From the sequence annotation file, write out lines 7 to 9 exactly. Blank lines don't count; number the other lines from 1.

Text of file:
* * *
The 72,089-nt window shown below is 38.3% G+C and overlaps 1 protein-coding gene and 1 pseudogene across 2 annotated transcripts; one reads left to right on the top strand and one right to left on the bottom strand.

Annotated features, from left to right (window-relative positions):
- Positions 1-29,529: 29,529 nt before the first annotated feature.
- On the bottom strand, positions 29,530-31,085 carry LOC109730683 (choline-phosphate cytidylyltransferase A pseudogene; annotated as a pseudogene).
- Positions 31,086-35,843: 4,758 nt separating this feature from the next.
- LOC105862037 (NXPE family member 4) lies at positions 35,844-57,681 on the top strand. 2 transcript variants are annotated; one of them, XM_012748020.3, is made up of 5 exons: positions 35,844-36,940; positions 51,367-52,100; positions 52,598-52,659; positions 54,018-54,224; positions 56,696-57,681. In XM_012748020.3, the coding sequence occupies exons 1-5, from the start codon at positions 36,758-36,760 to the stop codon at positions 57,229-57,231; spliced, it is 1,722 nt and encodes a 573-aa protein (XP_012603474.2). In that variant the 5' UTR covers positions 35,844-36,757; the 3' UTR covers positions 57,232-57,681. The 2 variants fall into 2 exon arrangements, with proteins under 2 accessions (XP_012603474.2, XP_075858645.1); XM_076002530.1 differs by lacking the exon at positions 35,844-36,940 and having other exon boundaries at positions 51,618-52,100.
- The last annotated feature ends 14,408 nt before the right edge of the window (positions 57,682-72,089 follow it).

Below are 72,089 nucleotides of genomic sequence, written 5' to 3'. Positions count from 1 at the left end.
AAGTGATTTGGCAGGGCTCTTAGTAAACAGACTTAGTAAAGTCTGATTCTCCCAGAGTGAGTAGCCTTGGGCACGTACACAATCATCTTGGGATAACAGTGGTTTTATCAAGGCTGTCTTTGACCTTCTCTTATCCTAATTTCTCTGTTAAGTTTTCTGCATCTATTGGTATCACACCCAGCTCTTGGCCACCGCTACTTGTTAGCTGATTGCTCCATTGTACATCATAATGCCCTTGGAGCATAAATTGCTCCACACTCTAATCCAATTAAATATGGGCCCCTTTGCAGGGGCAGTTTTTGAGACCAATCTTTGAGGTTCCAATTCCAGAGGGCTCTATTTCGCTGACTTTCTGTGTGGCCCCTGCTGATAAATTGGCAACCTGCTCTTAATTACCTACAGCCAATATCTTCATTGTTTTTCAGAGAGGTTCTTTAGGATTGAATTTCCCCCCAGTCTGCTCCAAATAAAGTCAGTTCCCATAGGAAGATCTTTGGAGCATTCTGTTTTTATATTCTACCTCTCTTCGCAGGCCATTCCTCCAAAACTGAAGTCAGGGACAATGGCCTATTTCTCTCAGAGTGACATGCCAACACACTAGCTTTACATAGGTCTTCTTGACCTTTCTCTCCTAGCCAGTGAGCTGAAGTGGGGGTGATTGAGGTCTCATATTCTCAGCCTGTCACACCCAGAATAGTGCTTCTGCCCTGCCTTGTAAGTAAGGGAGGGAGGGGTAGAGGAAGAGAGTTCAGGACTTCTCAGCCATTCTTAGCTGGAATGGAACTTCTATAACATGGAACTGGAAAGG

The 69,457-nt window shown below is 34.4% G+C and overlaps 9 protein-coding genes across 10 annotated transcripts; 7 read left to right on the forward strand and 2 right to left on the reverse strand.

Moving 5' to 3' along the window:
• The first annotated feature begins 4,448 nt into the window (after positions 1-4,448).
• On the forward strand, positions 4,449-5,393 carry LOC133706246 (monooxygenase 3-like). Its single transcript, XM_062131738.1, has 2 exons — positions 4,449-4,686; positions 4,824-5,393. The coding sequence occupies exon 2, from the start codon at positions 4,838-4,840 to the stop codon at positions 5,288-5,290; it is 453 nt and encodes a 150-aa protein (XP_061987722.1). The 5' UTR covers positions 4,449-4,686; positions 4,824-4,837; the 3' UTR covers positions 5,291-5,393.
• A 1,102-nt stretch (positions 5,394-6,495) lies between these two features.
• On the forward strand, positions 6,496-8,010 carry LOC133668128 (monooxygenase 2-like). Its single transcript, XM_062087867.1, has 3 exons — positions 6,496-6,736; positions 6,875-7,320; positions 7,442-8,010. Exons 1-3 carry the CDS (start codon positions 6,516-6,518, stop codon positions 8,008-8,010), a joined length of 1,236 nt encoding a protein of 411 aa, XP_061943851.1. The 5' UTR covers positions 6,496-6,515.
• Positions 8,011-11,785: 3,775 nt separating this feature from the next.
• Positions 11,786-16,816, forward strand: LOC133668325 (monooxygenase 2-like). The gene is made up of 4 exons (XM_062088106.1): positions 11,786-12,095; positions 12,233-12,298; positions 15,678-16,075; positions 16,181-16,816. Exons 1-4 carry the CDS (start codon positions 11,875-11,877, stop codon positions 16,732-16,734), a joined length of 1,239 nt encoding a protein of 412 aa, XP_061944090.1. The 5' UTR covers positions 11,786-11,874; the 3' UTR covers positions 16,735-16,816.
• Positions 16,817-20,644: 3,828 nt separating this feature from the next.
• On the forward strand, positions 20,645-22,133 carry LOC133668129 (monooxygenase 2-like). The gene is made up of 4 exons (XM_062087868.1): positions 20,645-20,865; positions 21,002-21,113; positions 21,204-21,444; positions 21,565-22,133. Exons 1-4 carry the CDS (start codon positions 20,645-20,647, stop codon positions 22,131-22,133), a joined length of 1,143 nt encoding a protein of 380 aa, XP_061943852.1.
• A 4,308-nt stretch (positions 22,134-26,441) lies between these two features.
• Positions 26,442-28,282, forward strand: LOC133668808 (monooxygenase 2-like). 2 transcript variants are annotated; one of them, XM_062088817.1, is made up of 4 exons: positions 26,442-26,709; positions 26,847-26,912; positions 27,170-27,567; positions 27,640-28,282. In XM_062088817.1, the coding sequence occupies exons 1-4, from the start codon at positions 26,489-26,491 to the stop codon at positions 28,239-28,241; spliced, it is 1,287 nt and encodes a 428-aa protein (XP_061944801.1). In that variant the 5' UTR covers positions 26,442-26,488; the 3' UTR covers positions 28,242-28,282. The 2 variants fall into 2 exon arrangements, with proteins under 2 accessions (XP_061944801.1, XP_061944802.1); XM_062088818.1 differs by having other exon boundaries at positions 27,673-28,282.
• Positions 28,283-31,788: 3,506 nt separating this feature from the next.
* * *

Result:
- The last annotated feature ends 14,408 nt before the right edge of the window (positions 57,682-72,089 follow it).

Below are 72,089 nucleotides of genomic sequence, written 5' to 3'. Positions count from 1 at the left end.
AAGTGATTTGGCAGGGCTCTTAGTAAACAGACTTAGTAAAGTCTGATTCTCCCAGAGTGAGTAGCCTTGGGCACGTACACAATCATCTTGGGATAACAGTGGTTTTATCAAGGCTGTCTTTGACCTTCTCTTATCCTAATTTCTCTGTTAAGTTTTCTGCATCTATTGGTATCACACCCAGCTCTTGGCCACCGCTACTTGTTAGCTGATTGCTCCATTGTACATCATAATGCCCTTGGAGCATAAATTGCTCCACACTCTAATCCAATTAAATATGGGCCCCTTTGCAGGGGCAGTTTTTGAGACCAATCTTTGAGGTTCCAATTCCAGAGGGCTCTATTTCGCTGACTTTCTGTGTGGCCCCTGCTGATAAATTGGCAACCTGCTCTTAATTACCTACAGCCAATATCTTCATTGTTTTTCAGAGAGGTTCTTTAGGATTGAATTTCCCCCCAGTCTGCTCCAAATAAAGTCAGTTCCCATAGGAAGATCTTTGGAGCATTCTGTTTTTATATTCTACCTCTCTTCGCAGGCCATTCCTCCAAAACTGAAGTCAGGGACAATGGCCTATTTCTCTCAGAGTGACATGCCAACACACTAGCTTTACATAGGTCTTCTTGACCTTTCTCTCCTAGCCAGTGAGCTGAAGTGGGGGTGATTGAGGTCTCATATTCTCAGCCTGTCACACCCAGAATAGTGCTTCTGCCCTGCCTTGTAAGTAAGGGAGGGAGGGGTAGAGGAAGAGAGTTCAGGACTTCTCAGCCATTCTTAGCTGGAATGGAACTTCTATAACATGGAACTGGAAAGG